December 18, 2016
Each year, snakebites kill tens of thousands of people, all over the world. Proper first aid is of paramount importance in the life of a snake bite victim, especially in the first hour, also known as the 'golden hour'. Administering the correct antivenom on a timely basis will result in a 100 % chance of survival.Whythen do so many people die from venomous snake bites?The reasons are many.First,the cost of antivenom is pretty high which the common man cannot afford.Second, lack of availability of antivenom in villages. Lastly, multinational drug companies have stopped making antivenom as it is increasingly unprofitable. Also, animal right activists object because the horses suffer.
The first antivenom was introduced, against the Indian spectacled cobra, more than 100 years ago by French Scientist, Albert Calmette, a protégé of Louis Pasteur. He eventually discovered a process by which horses when injected with venom to produce antibodies, whose blood was then extracted and injected in the snake-bitten victim. Today, although much improved over the century, the process remains more or less the same.
Antivenoms can be classified into monovalent (when they are effective against a single species' venom) or polyvalent (when they are effective against a range of species, or several different species at the same time).
The objective of writing this article is to help all Nature loving people to understand the role of venom in modern medicine & how it could save millions of precious lives worldwide.
Even though wrongly misrepresented by Man, reptiles in general and snakes in particular are vital in maintaining the energy balances in terms of predator and prey. The fact of the matter is that 100,000 animals have evolved to produce venom with appropriate glands to house it and the apparatus to expel it; Snakes, scorpions, spiders, a few lizards, bees, sea creatures, octopuses and numerous species of fish.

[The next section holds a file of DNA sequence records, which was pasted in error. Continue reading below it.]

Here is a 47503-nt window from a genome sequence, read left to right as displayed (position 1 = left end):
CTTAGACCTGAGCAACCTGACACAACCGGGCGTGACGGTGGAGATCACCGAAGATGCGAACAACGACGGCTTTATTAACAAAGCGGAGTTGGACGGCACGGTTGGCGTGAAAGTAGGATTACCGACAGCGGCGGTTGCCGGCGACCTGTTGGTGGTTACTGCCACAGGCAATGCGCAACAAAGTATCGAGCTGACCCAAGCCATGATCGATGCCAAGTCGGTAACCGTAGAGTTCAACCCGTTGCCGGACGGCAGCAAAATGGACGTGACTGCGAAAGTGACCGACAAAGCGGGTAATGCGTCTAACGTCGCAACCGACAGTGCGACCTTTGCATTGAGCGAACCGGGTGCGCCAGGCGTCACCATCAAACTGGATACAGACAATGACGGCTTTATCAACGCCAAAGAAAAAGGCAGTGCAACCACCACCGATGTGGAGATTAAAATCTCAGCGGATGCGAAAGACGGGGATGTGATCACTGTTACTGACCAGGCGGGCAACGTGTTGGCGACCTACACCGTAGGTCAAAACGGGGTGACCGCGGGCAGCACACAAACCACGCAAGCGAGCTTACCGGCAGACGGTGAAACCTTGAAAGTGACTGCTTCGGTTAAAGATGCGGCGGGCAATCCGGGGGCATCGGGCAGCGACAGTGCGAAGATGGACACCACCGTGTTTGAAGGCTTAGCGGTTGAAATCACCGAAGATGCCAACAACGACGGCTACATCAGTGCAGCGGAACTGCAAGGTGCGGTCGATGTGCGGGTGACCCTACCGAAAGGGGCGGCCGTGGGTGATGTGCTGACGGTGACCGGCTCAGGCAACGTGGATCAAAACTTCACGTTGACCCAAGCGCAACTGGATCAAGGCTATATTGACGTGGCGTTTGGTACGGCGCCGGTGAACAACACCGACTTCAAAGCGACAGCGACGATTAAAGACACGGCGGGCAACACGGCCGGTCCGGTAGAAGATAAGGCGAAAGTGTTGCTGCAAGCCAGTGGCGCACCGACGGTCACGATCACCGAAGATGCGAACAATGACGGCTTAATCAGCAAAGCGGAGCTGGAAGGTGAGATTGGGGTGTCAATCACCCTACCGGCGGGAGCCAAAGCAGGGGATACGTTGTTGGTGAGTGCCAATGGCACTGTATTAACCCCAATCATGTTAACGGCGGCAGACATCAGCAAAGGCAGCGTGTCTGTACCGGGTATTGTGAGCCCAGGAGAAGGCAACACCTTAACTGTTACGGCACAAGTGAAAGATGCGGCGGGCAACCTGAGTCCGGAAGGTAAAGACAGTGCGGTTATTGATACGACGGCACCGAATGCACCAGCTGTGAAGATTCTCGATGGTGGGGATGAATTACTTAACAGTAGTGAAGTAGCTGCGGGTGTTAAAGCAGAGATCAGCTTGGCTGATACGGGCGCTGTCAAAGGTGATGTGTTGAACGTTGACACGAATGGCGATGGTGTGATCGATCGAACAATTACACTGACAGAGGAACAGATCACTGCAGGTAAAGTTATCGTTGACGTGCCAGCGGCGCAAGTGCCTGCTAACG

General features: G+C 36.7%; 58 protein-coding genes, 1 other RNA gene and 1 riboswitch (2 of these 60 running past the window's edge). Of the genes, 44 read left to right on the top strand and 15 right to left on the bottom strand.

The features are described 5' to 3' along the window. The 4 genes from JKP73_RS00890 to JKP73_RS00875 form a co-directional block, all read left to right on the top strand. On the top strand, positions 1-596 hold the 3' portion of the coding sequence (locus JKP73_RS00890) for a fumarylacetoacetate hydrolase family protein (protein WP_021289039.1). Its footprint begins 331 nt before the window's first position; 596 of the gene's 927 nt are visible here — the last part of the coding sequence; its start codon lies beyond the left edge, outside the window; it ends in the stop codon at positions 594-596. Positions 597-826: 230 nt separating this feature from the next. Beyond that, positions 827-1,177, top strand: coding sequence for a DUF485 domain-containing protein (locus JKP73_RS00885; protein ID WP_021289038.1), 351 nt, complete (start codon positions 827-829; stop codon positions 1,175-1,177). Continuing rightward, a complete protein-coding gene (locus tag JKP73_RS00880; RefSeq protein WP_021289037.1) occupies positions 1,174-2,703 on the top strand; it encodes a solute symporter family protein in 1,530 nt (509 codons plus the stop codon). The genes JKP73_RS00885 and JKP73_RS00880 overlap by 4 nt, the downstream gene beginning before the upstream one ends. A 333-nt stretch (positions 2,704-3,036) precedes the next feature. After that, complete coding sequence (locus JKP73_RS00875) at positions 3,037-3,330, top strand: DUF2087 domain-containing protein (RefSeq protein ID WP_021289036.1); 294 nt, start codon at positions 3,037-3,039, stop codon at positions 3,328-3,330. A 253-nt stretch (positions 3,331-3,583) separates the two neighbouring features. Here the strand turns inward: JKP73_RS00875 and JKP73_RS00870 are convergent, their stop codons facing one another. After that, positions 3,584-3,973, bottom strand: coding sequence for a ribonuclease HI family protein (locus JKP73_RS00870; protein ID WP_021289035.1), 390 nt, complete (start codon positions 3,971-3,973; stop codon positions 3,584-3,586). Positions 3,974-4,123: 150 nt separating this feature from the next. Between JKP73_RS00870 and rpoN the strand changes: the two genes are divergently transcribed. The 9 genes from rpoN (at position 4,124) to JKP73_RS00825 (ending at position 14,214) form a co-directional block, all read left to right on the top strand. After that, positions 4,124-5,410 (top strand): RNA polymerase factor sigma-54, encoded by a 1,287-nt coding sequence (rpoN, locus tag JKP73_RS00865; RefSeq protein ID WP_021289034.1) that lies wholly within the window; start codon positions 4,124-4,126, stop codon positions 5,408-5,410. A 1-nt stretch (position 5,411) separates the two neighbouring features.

Today, with cutting edge molecular tools, the scientific community is only beginning to realize the immense potential of snake venom, not only for antivenom but also for cures. Already top medicines for heart disease and diabetes have been derived from snake venom. The potential is such that new treatments for autoimmune diseases, Cancer and pain should be available within a decade. Proteins and toxins within venom can provide key blue prints for treating a wider variety of ailments, including autoimmune disease, stroke and multiple sclerosis.
Importance of Venom
Venom from snake fangs is one of nature’s most efficient prey killers. It consists of a complex cocktail of tissue destroying enzymes with toxic proteins, peptides, short strings of amino acids similar to proteins. The molecules may have different targets and special effects but they work synergistically to either block the auto immune system or paralyze the nervous system or muscle. The end result is the same; the venom has a dilapidating effect on cells and tissue resulting in multi organ failure. Venom can kill by clotting blood and stopping the heart or by preventing clotting and triggering a killer bleed. Dozens, even hundreds of toxins can be delivered in a single bite.